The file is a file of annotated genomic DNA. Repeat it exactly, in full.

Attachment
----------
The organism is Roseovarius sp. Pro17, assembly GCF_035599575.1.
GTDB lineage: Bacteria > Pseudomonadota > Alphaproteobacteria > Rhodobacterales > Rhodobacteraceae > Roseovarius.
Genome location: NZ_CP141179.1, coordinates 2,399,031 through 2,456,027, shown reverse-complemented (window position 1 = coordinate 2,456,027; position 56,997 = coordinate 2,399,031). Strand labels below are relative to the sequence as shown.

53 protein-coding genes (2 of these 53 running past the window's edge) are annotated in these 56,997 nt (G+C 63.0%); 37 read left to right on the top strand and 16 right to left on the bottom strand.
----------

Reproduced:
The organism is Roseovarius sp. Pro17, assembly GCF_035599575.1.
GTDB lineage: Bacteria > Pseudomonadota > Alphaproteobacteria > Rhodobacterales > Rhodobacteraceae > Roseovarius.
Genome location: NZ_CP141179.1, coordinates 2,399,031 through 2,456,027, shown reverse-complemented (window position 1 = coordinate 2,456,027; position 56,997 = coordinate 2,399,031). Strand labels below are relative to the sequence as shown.

53 protein-coding genes (2 of these 53 running past the window's edge) are annotated in these 56,997 nt (G+C 63.0%); 37 read left to right on the top strand and 16 right to left on the bottom strand.